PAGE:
Site reliability engineers (SREs) take proactive measures to improve app performance, decrease the number of defects found in production, and reduce the impact of production incidents. Their responsibility requires making trade-offs because increasing operational performance often comes at exponentially increasing costs.
Devops organizations with SREs use two measurement tools to guide decisions: service-level objectives and error budgets. Service-level objectives (SLOs) benchmark application and business service performance and reliability. When apps and services miss these objectives, it taxes their error budgets and signals devops teams to shift their efforts from investing in features and business capabilities to addressing operational issues.
There are different types of SLOs, but they start by capturing error events and benchmarking them to an acceptable threshold. For example, a mobile app may capture application errors and interactions with poor response times and define an SLO targeting 99.9% error-free user events per rolling 24-hour period. When events surpass this SLO, they are captured against the error budget, and devops teams typically prioritize their recommended remediations.
SLOs and error budgets are simple concepts, but measuring and managing to them require technology platforms and defined practices. Site reliability engineers need tools to capture and report on SLOs and manage error budgets, but they also need technologies that operate within the dev and ops life cycles to improve performance and reliability.
Here are some tools SREs should consider.
Use feature flags to isolate problems and reduce errors
“Houston, we have a problem,” and now the SRE’s challenge is to pinpoint the root cause. In some cases, they can remediate the issue, but when code changes are required, SREs need tools to circumvent the problem. A better option is to control the feature’s rollout so that problems can be identified faster and have fewer user impacts.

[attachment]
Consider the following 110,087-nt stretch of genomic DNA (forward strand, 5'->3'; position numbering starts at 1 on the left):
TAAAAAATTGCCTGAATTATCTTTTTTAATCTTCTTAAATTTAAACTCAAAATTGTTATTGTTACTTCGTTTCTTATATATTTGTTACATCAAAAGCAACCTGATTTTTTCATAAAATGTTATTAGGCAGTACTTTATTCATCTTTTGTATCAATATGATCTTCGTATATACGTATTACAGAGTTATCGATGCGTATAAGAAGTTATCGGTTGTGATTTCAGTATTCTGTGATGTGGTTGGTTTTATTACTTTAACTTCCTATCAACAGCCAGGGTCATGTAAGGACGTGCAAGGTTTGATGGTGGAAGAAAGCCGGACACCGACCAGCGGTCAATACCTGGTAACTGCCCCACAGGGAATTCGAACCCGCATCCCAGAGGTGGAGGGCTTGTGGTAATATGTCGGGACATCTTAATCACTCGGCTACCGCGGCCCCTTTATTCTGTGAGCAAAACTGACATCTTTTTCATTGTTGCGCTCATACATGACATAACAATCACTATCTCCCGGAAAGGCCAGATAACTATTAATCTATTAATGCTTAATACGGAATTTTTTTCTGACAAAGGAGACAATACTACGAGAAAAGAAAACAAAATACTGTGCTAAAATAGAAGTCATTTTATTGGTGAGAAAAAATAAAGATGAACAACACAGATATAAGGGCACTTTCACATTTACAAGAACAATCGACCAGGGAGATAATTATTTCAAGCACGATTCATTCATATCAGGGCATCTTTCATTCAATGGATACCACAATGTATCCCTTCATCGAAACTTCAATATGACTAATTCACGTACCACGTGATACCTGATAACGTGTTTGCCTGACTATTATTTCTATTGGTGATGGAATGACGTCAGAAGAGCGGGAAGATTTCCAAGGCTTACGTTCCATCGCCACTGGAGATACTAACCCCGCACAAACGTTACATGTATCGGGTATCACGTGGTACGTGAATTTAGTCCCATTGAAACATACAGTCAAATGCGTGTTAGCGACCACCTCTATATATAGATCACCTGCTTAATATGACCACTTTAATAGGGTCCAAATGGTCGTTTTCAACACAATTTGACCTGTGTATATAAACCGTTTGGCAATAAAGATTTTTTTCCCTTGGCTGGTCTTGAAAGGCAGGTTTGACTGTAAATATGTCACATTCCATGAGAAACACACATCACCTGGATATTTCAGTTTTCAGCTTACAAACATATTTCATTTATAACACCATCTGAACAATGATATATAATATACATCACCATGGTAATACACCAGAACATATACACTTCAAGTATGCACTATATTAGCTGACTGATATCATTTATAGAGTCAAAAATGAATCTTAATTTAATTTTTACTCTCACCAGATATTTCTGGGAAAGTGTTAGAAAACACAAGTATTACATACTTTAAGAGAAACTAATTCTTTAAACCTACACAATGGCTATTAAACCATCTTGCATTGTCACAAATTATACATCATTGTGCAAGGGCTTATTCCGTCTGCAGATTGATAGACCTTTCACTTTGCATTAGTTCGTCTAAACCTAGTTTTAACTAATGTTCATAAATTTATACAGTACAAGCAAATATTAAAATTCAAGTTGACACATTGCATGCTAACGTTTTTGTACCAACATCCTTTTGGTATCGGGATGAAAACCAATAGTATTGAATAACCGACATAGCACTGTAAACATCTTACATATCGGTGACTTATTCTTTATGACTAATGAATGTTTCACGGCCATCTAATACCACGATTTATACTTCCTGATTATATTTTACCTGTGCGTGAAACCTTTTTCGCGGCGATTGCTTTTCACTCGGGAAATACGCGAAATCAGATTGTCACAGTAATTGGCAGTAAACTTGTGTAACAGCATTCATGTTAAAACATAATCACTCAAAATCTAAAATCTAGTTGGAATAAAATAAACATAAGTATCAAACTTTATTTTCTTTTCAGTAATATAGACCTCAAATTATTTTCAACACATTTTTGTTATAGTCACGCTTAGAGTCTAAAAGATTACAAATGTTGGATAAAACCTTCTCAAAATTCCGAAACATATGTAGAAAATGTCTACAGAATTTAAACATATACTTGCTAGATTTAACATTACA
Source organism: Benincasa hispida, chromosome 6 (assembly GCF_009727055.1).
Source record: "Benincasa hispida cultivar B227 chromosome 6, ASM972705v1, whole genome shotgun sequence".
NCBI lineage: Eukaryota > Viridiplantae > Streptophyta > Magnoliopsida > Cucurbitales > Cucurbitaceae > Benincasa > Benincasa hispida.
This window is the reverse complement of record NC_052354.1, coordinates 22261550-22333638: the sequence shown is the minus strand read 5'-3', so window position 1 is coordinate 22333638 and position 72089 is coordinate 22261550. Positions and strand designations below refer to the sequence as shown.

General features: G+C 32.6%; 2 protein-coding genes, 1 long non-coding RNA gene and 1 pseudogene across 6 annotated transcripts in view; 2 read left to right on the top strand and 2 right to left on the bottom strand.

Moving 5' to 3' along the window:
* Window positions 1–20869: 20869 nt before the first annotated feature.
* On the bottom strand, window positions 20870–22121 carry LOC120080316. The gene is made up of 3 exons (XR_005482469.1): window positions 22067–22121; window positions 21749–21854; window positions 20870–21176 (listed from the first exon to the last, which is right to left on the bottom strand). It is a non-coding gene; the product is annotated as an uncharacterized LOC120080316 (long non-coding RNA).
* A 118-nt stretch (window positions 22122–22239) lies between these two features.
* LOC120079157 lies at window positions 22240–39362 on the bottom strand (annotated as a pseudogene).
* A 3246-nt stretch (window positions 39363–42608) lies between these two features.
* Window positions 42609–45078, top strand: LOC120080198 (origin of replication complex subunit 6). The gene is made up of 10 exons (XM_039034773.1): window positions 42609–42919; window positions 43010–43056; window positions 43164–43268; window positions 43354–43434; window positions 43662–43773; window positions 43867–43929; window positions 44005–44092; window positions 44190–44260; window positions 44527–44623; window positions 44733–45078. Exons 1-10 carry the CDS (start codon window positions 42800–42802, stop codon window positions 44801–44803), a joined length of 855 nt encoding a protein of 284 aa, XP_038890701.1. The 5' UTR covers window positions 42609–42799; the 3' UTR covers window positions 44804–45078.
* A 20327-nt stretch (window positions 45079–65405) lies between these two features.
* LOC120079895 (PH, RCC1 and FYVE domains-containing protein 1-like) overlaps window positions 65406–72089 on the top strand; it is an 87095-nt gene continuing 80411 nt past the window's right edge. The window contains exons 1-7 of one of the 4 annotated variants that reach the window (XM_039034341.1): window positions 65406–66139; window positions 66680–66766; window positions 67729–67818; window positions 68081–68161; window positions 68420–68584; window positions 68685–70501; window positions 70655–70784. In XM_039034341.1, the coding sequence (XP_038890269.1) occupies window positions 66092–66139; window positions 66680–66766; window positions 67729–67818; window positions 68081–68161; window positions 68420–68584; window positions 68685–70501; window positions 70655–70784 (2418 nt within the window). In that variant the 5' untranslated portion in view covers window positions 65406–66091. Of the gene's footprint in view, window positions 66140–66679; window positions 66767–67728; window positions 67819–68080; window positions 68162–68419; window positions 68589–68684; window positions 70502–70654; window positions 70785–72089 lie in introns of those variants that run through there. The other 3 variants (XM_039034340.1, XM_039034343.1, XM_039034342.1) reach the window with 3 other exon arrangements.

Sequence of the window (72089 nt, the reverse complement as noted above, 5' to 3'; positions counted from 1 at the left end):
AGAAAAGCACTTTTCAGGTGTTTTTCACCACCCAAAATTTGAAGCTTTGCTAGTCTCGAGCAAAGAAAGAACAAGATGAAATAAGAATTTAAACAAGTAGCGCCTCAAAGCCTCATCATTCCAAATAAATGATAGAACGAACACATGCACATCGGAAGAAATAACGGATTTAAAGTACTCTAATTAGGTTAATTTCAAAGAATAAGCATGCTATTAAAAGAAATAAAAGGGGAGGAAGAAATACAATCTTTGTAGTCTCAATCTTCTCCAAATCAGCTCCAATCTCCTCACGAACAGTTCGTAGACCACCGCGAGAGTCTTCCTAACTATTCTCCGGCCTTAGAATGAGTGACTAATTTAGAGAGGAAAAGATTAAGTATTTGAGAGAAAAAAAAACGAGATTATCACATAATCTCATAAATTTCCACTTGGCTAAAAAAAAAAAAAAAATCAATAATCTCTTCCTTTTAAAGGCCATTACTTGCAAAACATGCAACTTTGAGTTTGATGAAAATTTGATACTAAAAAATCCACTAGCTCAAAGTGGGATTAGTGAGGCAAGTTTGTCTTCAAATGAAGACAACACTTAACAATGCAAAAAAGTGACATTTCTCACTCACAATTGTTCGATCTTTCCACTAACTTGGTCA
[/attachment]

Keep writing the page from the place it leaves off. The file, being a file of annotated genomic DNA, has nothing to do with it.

“I’m a big fan of feature flagging tools like LaunchDarkly and Optimizely, which allow companies to ship full-fledged features to fractional traffic,” says Marcus Merrell, vice president of technology strategy at SauceLabs. “Feature flagging allows a limited subset of users to see the changes while the team can monitor for problems. Once it’s been in production and behaving well for a certain amount of time, you can roll the changes to the full audience.”
Feature flagging is a tool to minimize errors from defects that make it into production. Merrell says, “In the old days, you’d have to risk shutting down your whole software development life cycle if there was a problem, but with feature flagging, you code the safety net with the feature itself.
Develop a strategy for observability, monitoring, and AIops
We know the saying, “If a tree falls in a forest and no one is around to hear it, does it make a sound?” If we apply this question to IT operations, it’s the network operations center’s (NOC) responsibility to hear the sound of an app going down or users experiencing poor performance. Are there monitoring systems to alert the NOC, and will they have the knowledge and tools to fix it?
Unfortunately, outages are more like forest fires because dependencies between microservices, third-party software as a service, and applications can set off a barrage of alerts. On the other extreme, sometimes monitoring tools are like your web-connected doorbell that fires off alerts every time a bunny crosses the road.